A successful new donor program raises awareness of the Seattle Children’s Research Institute’s work and provides a gateway for community support.


Hendricks 220x130Seattle Children’s has a long history of breakthrough research, ranging from developing new therapies for cystic fibrosis to identifying fetal alcohol syndrome and establishing preventive measures.

We started a new program two years ago to engage our community in the lifesaving work of the Seattle Children’s Research Institute – and provide an outlet for their philanthropic interests.

Research Champions provide vital support for initiatives to develop lifesaving cures and clinical advances for children in the Pacific Northwest and around the world. In 2011, our 611 Research Champions gave a total of $25 million to support this important work,” says Dr. Jim Hendricks, president of the institute.

Number of donors double

Research Champions offers special events featuring Children’s scientists, opportunities for informal conversations with researchers, and newsletters that profile our scientists and report their findings. “People are excited to go behind the scenes, talk to our researchers and see their work up close,” says Brenda Majercin, the Seattle Children’s Hospital Foundation development officer who created the program. “It’s a great way to keep people involved in the program and they feel recognized for their support.”

With its focus on science and the future of medicine, Research Champions is particularly attractive to our region’s large population of young, tech-savvy professionals. The giving threshold for membership was purposefully set at very attainable levels: An annual gift of $1,000 or more entitles individuals and family foundations to become Research Champions; organizations and corporations become members with an annual gift of $2,500 or more. Research Champs
This threshold makes it easy for people to join, and the hope is that their giving will grow as their careers progress and as they gain a greater affinity for research through their participation in the program.

Membership in Research Champions has nearly doubled from approximately 300 donors who would have qualified in 2009 (the year before the program officially began) to 611 members in the program’s second year. During 2011, members collectively contributed nearly $25 million to the institute. “We had high hopes when we started Research Champions, but we were unsure what to expect. But we definitely struck a chord,” Hendricks says. “People are clearly responding to the power of philanthropy to transform medical research and transform lives.”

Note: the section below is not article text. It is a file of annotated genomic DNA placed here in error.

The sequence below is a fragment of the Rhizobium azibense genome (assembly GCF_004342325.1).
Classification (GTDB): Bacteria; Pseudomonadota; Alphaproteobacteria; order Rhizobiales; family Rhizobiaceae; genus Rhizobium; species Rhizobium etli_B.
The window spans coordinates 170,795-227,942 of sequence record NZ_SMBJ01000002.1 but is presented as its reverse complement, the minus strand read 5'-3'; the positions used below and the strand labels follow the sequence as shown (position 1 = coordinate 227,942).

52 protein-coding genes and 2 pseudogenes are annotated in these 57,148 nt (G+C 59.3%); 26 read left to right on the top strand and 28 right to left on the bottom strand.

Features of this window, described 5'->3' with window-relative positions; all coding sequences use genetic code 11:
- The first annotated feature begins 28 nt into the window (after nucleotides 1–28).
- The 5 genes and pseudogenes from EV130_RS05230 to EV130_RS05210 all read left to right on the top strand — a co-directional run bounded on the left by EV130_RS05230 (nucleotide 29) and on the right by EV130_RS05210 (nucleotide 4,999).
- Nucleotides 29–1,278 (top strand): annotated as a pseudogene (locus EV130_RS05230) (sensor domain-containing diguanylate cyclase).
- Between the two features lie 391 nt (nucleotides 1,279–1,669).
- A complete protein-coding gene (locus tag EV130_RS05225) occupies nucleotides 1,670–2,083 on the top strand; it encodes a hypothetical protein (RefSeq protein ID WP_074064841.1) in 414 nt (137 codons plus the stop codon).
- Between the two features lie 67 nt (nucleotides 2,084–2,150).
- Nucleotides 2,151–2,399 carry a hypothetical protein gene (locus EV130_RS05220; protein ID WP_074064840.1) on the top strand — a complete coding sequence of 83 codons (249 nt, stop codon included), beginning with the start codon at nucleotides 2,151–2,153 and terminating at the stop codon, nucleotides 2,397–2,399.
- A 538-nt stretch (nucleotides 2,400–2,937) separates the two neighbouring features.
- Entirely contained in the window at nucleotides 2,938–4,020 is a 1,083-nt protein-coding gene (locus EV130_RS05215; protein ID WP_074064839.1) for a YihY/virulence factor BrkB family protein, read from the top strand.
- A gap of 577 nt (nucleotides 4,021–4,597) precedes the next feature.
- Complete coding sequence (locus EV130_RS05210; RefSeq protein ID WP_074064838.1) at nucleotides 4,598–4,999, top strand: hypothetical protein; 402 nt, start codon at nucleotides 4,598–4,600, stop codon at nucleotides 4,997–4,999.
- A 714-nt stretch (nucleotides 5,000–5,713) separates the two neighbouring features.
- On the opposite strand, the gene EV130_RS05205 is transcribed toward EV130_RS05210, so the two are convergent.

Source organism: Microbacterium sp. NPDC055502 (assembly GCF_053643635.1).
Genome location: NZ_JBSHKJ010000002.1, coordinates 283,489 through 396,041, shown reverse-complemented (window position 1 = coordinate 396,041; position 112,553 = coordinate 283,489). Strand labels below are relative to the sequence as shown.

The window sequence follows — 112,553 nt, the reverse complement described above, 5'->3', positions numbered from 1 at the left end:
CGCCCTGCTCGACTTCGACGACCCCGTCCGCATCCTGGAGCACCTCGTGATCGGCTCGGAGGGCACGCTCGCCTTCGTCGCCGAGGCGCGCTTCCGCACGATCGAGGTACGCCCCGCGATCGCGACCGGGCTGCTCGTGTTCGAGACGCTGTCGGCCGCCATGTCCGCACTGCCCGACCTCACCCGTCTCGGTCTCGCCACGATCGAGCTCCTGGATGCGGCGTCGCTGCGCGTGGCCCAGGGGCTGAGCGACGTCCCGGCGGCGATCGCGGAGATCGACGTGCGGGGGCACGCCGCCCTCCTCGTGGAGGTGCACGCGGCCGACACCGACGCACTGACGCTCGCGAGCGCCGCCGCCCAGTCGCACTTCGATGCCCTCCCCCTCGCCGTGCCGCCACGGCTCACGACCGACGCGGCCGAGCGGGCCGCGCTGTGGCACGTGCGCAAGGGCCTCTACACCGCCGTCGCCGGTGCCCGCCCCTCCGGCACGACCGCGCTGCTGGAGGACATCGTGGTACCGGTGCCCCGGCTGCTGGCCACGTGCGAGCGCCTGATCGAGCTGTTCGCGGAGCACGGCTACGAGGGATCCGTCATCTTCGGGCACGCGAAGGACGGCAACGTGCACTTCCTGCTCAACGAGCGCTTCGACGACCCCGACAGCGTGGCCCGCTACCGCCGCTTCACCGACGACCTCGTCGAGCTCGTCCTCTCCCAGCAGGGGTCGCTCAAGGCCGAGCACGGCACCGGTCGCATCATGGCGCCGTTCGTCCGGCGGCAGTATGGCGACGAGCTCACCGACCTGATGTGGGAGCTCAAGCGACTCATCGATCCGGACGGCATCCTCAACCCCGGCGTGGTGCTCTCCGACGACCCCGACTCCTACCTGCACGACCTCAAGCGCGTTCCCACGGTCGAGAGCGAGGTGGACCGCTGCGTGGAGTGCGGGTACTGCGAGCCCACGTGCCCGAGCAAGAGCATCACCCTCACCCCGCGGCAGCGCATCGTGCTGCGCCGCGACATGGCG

Gifts provide vital support

Many Research Champion donors direct their gifts to a specific research area or project – sometimes as a memorial, but also because their child or a child they know would benefit from scientific advances in that area.

Undirected gifts go to the Research Discovery Fund that provides seed money for the early stage studies that provide the findings needed to obtain grants from outside funders, such as the government, nonprofit organizations and private foundations. Then undirected funds also help purchase equipment and respond to other needs that may arise.

Recently, a team from the Center for Childhood Infections and Prematurity Research used money from the Research Discovery Fund to help purchase an advanced piece of equipment that measures the growth, shape and function of cells. The equipment is critical to the team’s research into life-threatening infections acquired by infants while still in the womb.

Program builds a pipeline

Axelrod The hospital foundation, guild association and research institute are spreading the word about Research Champions via events, newsletters, social media and partnerships with groups that support research. “We try to make people aware of the research institute and the Research Champions program through a variety of channels,” says Stephanie Axelrod, vice president of Community Relations. “Asking current Research Champions to invite guests to events has been an especially good way to interest more people in joining.”

Axelrod expects support for Research Champions to snowball. “The program is still in its infancy,” she says, “but our goal is to build a pipeline of donors who will become loyal and increasingly generous supporters of research for the rest of their lives.”

“We had high hopes when we started Research Champions, but we were unsure what to expect. We definitely struck a chord. People are clearly responding to the power of philanthropy to transform medical research and transform lives.” ~ Dr. Jim Hendricks